Speaking after the inquest today, Ms Sugden said she would not be alive if Lawrence had not been fooled into thinking she was already dying. Pictured: The scene
Ms Sugden also said Lawrence had previously threatened to kill Mr Gilmer with an axe when the father asked him to turn his music down in the autumn of 2016.
Lawrence, who had the axe in his hand, told Ms Sugden: ‘I’ll f***ing kill you too’ when she left her house to see what the commotion was, the court heard.
She told the court: ‘It just seemed strange, he seemed to know it was Shane knocking on the door and why he would come to the door with an axe?
What does the law say about crossbows in UK
In the United Kingdom, no licence or registration is required to own or use crossbows, because they are not legally classed as firearms.
Similar to bats and knives, crossbows can be classed as an ‘offensive weapon’ if carried in public which could lead to prosecution.
People can be prosecuted for using crossbows for illegal hunting, or for attacking people, under separate laws.
For the purposes of UK law, crossbows are defined as a form of bow in which the bow-stave (prod) is fixed crosswise to a stock and can be drawn by hand or lever, before being released by a trigger.
Under the Crossbows Act 1987, crossbows cannot be bought or sold in England, Wales or Scotland by or to those under 18.
Possession is also prohibited by those under 18 years old except under adult supervision.
The act states that crossbows may be used by persons under 18 years of age only when supervised by a person aged 21 years old or over.
‘Shane hadn’t even got to the back gate before he came out carrying on and screaming at him.’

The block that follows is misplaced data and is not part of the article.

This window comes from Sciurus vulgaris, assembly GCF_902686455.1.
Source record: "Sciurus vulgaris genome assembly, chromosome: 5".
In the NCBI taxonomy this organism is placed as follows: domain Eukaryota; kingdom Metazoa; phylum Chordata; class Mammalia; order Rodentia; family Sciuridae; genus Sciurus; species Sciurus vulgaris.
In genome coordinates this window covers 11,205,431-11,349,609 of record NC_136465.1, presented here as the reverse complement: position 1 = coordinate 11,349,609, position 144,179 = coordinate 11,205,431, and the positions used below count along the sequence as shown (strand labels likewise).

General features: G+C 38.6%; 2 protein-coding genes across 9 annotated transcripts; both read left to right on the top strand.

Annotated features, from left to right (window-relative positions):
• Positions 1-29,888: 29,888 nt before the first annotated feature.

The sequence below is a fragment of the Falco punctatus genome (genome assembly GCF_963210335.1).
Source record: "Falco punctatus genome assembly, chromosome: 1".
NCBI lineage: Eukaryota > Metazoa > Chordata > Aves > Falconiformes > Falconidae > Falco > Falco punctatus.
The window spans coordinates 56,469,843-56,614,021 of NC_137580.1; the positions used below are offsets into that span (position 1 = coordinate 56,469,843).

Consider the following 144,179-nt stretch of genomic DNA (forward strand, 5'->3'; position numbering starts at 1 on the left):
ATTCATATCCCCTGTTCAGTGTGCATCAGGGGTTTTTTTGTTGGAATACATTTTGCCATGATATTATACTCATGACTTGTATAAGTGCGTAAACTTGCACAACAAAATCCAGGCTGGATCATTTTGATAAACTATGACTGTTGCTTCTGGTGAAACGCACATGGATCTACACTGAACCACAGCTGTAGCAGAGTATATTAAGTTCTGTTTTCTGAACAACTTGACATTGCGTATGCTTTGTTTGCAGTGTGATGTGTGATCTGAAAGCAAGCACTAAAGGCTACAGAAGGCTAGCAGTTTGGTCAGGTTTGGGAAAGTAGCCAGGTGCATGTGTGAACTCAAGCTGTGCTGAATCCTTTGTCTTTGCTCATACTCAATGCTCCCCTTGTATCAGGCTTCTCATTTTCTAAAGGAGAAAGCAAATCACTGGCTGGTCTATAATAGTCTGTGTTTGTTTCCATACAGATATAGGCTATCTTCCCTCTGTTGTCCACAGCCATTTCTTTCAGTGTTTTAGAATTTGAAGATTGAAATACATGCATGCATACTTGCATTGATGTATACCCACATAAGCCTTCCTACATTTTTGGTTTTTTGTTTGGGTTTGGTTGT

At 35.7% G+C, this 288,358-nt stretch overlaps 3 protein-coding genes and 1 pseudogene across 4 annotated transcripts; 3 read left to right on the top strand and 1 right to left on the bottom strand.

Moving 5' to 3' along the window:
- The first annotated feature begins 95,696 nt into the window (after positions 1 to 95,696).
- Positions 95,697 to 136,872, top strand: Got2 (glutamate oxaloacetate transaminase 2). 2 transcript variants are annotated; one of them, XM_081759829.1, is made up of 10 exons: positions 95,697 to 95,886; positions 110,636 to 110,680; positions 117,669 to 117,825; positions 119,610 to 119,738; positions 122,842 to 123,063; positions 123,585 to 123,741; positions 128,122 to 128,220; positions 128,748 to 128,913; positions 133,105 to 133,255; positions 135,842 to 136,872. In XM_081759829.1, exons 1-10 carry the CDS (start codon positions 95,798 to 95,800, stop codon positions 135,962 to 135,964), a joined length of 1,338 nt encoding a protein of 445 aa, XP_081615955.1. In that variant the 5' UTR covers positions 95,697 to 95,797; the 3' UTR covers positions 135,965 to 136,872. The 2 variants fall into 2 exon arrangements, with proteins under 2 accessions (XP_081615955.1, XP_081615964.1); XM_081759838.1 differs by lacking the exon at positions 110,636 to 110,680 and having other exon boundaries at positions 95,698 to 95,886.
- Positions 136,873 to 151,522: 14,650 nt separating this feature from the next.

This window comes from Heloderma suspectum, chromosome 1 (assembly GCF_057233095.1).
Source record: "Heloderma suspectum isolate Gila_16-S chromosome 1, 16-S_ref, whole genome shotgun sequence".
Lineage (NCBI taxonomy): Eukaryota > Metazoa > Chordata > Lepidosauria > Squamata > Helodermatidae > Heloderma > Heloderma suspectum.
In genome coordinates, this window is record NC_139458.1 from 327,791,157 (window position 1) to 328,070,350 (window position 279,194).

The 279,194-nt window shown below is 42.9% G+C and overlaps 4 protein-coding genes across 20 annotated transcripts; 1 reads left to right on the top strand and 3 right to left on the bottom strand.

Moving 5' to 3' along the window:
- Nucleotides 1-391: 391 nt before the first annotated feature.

Speaking after the inquest today, Ms Sugden said she would not be alive if Lawrence had not been fooled into thinking she was already dying.
She said: ‘He probably thought I would be dead soon after he left.’
The mother-of-two has launched a campaign to outlaw crossbows being sold over the counter.
‘The campaign is going very well,’ she said. ‘I am speaking to the Shadow Home Secretary this month, hoping for him to push for a meeting with Priti Patel.’
An earlier inquest into Mr Gilmer’s death at Hull Coroner’s Court in April saw jurors return a unanimous conclusion of unlawful killing after one hour of deliberations.
Mr Gilmer died after the crossbow bolt broke his arm and a rib, damaged his liver and kidney and became embedded in his spine, Hull Coroner’s Court heard.
Speaking after the inquest earlier this year, Laura announced her plans to honour Shane’s memory by campaigning for safer laws over the sale of crossbows.
She said: ‘Shane was a loving partner and a wonderful dad and step-dad; he is missed every day by me and the rest of his family.
‘It was clear from his final words how much he loved us all and I hope he knew how much we all loved him.